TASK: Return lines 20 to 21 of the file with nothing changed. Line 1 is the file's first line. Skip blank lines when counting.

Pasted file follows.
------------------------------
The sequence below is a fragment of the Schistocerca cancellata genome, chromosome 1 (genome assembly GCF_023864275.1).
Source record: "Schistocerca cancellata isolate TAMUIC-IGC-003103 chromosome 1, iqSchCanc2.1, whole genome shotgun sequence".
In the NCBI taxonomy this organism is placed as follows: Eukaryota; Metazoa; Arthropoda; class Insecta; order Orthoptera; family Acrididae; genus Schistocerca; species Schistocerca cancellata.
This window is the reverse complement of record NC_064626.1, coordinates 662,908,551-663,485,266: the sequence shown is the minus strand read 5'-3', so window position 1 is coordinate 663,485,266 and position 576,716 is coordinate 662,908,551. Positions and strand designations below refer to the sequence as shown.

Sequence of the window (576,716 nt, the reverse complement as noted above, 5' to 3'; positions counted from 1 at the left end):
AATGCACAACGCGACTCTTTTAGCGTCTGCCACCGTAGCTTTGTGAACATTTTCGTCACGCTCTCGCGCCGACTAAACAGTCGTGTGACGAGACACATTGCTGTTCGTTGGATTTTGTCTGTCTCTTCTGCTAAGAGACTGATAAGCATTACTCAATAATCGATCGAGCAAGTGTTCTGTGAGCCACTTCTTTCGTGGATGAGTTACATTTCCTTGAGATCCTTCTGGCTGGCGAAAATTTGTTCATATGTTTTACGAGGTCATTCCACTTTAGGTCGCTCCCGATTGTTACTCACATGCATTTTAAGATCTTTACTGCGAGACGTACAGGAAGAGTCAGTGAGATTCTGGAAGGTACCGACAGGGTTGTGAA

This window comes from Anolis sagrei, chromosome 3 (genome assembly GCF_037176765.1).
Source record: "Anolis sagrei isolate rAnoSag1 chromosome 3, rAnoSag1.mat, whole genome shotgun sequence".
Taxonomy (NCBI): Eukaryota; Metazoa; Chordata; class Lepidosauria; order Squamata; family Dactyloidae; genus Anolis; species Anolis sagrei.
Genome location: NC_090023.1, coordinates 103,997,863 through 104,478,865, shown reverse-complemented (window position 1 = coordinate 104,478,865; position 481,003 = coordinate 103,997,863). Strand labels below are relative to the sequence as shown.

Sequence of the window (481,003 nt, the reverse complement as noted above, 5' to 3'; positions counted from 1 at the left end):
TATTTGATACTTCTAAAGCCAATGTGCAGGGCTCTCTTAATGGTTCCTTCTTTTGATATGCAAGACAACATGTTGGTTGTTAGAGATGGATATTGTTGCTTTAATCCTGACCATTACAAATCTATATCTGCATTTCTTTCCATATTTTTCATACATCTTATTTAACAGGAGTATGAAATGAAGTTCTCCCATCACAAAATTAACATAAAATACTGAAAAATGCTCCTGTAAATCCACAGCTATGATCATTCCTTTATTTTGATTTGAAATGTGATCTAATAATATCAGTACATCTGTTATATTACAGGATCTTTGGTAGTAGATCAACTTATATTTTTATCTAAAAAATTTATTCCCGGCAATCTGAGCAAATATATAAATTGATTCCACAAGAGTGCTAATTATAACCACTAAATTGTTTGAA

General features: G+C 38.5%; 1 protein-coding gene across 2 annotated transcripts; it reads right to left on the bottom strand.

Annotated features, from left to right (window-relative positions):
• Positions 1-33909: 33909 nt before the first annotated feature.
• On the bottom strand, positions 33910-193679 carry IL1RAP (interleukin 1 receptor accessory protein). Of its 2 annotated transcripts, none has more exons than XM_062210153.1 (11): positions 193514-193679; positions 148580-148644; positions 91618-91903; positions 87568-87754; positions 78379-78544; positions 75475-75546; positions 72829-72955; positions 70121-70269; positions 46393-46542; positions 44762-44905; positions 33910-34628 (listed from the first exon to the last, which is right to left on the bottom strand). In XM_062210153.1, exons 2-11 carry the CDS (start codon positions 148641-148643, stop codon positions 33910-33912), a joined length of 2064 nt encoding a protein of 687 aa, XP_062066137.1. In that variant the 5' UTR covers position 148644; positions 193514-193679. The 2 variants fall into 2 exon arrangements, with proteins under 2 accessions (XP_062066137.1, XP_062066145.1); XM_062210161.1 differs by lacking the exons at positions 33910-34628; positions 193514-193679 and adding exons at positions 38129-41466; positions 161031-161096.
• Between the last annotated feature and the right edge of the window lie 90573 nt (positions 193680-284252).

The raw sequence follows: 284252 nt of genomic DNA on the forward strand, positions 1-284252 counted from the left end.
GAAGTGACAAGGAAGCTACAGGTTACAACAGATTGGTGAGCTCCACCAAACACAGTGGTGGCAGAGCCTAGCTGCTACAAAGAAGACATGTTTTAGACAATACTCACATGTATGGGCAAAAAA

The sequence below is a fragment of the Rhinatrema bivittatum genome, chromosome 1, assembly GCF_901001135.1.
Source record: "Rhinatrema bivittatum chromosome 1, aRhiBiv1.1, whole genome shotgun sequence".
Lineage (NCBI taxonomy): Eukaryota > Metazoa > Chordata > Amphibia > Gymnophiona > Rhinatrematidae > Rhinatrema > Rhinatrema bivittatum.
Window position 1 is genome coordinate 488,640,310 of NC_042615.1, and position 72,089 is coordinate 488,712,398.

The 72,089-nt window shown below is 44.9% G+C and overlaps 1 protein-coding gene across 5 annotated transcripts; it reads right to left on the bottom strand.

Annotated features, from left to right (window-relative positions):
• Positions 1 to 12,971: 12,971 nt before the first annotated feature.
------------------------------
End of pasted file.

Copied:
The sequence below is a fragment of the Rhinatrema bivittatum genome, chromosome 1, assembly GCF_901001135.1.
Source record: "Rhinatrema bivittatum chromosome 1, aRhiBiv1.1, whole genome shotgun sequence".